For a party whose second name is impunity; one that bled Nigeria for whole of 16 years, it was an unexpected surprise – hopefully an initial first step – towards the long journey to restitution:
“I hereby, as the National Chairman, do admit that the PDP made a lot of mistakes; we are humans, not spirits and the ability to admit is key in moving forward…
“We admit that we have made several mistakes; we have passed through all our challenges and have acquired the experience no other party can boast of. We were sanctioned by Nigerians at the polls in 2015; let me use this opportunity to apologise for our past mistakes.
“It is the honest thing to do, a legacy to transfer to our children; we cannot continue like that. When we make mistakes, we should come out boldly to the people and apologise”.
That was Uche Secondus, National Chairman of the Peoples Democratic Party (PDP) at a public forum early this week.
Nearly three years into the hangover of its electoral shellacking, it is heart-warming that the party that plunged the country into the moral and socio-economic abyss from which it is only now slowly recovering is finally coming to terms with the need to apologise to Nigerians. That is if one ignores the superficiality of the apology, the subtle attempt to parry away responsibilities for the most sordid legacy – and the dubious play at semantics.
Is this a genuine act of contrition or is this just part of the electoral calculation? Is the party genuinely repudiating the impunity, the maladministration and corruption for which it is now famously known? And apology for what?
On the first, it is difficult not to see the so-called apology as part of its electoral calculation. With the 2019 elections barely a year from now, it seems understandable that the party would seek to launch itself back into reckoning if not necessarily into the hearts of Nigerians. Moreover, after surviving a bruising internecine schism that tore right through its middle, a sound bite like the one coming from Secondus would appear necessary to court some attention.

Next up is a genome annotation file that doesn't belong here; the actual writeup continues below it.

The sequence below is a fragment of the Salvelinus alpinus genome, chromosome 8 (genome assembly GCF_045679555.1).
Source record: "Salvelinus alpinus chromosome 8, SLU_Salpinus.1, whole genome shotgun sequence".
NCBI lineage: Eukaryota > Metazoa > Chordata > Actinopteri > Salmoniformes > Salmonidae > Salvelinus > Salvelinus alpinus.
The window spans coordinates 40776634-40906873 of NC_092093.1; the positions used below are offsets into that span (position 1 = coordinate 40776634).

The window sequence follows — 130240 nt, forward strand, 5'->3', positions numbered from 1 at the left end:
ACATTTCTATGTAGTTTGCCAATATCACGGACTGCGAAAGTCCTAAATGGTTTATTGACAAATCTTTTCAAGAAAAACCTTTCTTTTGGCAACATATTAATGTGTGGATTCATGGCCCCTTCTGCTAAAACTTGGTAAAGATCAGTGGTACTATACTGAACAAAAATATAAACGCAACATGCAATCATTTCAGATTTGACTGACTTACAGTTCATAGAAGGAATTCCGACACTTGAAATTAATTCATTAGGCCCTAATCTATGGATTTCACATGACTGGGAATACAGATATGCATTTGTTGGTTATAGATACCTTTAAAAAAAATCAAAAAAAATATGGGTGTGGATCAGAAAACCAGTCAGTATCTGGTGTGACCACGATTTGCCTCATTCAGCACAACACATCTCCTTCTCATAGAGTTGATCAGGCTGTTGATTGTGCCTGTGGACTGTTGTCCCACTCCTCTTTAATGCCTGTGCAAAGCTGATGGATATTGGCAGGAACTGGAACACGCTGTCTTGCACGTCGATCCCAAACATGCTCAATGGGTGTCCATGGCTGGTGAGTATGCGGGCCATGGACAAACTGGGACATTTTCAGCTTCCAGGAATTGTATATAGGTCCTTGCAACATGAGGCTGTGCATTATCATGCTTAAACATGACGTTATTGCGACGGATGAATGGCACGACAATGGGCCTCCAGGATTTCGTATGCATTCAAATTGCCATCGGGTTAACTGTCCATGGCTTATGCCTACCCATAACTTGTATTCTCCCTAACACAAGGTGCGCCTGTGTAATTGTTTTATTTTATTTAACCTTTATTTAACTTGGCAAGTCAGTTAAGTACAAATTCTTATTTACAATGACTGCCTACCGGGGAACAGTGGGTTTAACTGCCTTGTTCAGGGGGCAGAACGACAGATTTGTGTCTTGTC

On the second, with the way it has been carrying on, it is hard to see the old leopard change its spots anytime soon. Third – and this is tragic – is that the PDP leader refers to the affliction of 16 years – more appropriately a crime against the people – as a “mistake”. We consider it an abuse of the word.
True, Nigerians may be prone to amnesia. However, the wounds inflicted by the PDP are not only still deep but certainly too fresh for any mealy-mouthed apology, no matter how elegantly couched.
By the way, where does the apology start from? From the do-or-die politics that the party enthroned– a variant of which became the garrison politics of the PDP Southwest? Is it the legacy of electoral fraud – the flagrant disdain for orderly democratic processes under which names of winners of party primaries are substituted with those who did not even contest as was the case in Rivers?
Do we recall the case of Edo, Ondo, Osun and Ekiti gubernatorial elections in which winners in the elections were returned as losers until the courts stepped in to do justice?
What about the legacy of underdevelopment? How can anyone begin to talk of an apology for the mind-boggling heist perpetrated by party hierarchs under which governance was reduced to a bazaar without first admitting that crimes were committed against the people if only as a first step into the long journey to full restitution?
Surely, Nigerians recognise genuine contrition when they see one. This so-called apology, aside falling short, makes a mockery of the word. After serially gang-raping the country for 16 years, the least citizens expects is that the party would take deliberate and practical steps to purge itself of its ignoble past. Only then will Nigerians begin to take it seriously.